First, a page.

Mitt Romney opposes tax deal
It is a bit, shall we say, odd that he's only now piping up and making an argument that doesn't quite hang together. First Read picked up on the internal contradiction, remarking that Romney is "calling the tax compromise a 'bad deal,' because it's 'only temporary' and it adds to the deficit. (Although, if they were made permanent wouldn't that add MORE to the deficit?)" Well, yes.
Moreover, his argument seems to be it's a bad deal, but the alternative is worse: "The deal keeps current tax rates from rising to pre-Bush era levels for two years. But in 2013, unless Congress acts again, rates will increase dramatically. Of course, delay now is better than an immediate tax hike." I think that's the argument in favor of the deal.
But this is the perpetual Romney dilemma: how to convince the conservative base he's one of them. In 2008, he tried to present himself as stalwart social conservative. Now, he seems to be making a play for the DeMInt-Palin-Tea Party faction of the Republican primary base.
His latest maneuvering has produced a fair amount of eye-rolling. The reaction of one Capitol Hill Republican was typical: "It is unclear if he thinks the 'base' appreciates the pander, or he thinks the 'base' appreciates being hit with across-the-board tax hikes. Killing a very good deal struck while GOP remains out of power, out of desire to pay lip service to an impossible better deal is not responsible leadership."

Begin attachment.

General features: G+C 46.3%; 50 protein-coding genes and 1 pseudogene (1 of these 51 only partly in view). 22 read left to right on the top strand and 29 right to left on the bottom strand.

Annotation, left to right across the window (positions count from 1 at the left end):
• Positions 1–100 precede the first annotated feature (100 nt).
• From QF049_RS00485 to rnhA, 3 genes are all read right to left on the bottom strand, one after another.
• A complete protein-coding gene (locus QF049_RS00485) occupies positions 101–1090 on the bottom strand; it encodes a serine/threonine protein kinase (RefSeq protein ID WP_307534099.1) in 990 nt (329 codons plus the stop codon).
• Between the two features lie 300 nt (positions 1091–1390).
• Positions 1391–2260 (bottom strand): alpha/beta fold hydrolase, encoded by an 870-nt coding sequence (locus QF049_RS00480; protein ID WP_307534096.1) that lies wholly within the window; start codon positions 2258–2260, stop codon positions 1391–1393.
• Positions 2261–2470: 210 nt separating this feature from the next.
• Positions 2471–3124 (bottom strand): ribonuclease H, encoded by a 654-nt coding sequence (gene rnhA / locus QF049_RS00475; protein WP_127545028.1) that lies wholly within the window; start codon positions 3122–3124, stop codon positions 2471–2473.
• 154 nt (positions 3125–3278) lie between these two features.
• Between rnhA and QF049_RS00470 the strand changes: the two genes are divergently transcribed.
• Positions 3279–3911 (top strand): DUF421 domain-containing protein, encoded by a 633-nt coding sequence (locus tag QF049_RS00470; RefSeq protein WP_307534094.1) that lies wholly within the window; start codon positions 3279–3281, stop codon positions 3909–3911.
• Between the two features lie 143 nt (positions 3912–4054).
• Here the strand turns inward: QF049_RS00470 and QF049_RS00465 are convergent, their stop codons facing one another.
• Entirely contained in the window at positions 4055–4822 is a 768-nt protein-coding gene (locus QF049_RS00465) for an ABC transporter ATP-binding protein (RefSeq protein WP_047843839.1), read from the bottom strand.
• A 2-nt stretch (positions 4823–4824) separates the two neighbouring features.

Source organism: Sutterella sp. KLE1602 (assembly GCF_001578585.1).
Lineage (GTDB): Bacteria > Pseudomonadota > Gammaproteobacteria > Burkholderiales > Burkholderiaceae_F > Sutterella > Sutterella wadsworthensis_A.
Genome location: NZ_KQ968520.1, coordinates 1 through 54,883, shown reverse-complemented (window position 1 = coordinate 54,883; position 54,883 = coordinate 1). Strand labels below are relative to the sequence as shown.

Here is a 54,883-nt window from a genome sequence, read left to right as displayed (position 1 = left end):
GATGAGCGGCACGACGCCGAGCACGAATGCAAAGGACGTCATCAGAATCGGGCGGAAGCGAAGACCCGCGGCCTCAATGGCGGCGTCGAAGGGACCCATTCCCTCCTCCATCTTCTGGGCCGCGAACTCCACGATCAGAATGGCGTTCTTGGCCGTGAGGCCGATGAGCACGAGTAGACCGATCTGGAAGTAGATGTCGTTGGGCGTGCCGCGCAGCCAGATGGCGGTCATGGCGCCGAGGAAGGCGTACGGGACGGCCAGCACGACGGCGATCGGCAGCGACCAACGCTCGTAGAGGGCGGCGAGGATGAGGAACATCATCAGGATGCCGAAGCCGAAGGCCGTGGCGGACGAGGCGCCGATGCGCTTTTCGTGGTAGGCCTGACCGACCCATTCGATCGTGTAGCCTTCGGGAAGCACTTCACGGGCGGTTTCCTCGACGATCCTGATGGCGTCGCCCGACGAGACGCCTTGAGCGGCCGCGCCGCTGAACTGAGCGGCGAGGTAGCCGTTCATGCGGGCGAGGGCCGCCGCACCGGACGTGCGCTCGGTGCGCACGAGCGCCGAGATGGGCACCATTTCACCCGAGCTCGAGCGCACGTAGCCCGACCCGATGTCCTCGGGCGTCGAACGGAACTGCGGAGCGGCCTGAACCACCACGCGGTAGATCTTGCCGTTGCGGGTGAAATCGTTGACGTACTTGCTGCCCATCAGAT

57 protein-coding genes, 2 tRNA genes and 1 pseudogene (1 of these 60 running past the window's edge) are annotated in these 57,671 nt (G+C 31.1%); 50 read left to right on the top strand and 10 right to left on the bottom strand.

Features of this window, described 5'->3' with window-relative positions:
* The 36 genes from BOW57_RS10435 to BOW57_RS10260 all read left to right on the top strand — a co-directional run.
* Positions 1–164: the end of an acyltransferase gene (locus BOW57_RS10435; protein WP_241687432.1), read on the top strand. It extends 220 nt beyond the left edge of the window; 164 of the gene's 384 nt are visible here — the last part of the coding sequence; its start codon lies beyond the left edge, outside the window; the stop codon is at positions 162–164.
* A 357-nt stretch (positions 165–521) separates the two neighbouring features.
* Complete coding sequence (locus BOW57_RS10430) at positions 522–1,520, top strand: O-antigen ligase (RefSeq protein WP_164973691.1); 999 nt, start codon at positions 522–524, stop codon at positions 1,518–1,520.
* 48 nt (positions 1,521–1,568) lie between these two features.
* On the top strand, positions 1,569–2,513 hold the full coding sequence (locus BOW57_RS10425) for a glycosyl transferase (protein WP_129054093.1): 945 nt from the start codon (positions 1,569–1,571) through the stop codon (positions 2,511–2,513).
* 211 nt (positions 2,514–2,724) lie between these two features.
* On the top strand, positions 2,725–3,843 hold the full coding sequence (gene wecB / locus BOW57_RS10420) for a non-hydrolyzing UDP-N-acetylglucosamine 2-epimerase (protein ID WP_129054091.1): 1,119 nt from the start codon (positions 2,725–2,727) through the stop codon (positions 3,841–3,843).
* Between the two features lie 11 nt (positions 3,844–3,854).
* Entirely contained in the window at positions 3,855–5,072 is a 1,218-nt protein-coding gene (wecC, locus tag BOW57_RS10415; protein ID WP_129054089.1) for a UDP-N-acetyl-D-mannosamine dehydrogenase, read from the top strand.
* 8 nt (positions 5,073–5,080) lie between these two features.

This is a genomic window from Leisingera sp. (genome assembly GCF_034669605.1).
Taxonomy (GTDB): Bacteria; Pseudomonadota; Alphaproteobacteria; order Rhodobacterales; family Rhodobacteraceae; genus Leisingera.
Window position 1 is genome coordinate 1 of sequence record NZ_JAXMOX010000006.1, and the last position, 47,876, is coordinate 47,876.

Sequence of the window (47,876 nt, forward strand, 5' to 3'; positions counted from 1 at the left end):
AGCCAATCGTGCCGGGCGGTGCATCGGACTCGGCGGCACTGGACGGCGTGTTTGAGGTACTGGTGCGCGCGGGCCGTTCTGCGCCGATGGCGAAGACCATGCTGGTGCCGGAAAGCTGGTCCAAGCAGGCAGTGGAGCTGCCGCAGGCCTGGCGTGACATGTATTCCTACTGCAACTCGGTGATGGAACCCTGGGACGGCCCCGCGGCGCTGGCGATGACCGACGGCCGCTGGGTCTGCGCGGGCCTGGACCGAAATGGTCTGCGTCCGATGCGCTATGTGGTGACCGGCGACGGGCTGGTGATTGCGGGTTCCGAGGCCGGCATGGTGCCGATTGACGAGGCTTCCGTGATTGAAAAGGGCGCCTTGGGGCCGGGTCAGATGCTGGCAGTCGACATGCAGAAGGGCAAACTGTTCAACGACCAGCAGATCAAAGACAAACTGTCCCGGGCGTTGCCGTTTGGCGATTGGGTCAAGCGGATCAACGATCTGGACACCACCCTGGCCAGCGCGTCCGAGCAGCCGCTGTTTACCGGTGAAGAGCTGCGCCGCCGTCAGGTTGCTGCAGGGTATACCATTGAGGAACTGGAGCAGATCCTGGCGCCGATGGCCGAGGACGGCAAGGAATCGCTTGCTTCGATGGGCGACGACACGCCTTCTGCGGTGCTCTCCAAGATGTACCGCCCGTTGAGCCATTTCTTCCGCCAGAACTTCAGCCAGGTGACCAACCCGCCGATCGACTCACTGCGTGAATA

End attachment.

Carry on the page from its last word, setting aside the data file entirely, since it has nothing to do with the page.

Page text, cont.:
And that really is the nub of the matter. Romney and other deal critics would rather Republicans say no, allow the rates to increase and then -- after the wave of bad press has swept over them -- try to negotiate something better, risking a veto. This is the equivalent of the Newt Gingrich-engineered government shutdown.
But memories are short and Romney is trying to connect with the part of the base that has never quite accepted him. He risks reviving the same credibility problem that plagued him in 2008. Perhaps the whole endeavor is fruitless from the start. Is the base likely to forgive and forget that it was he who championed the individual health insurance mandate? Will they disregard RomneyCare's failure to control health-care prices in Massachusetts? Well, now you know why he's trying to make a splash on the tax deal.
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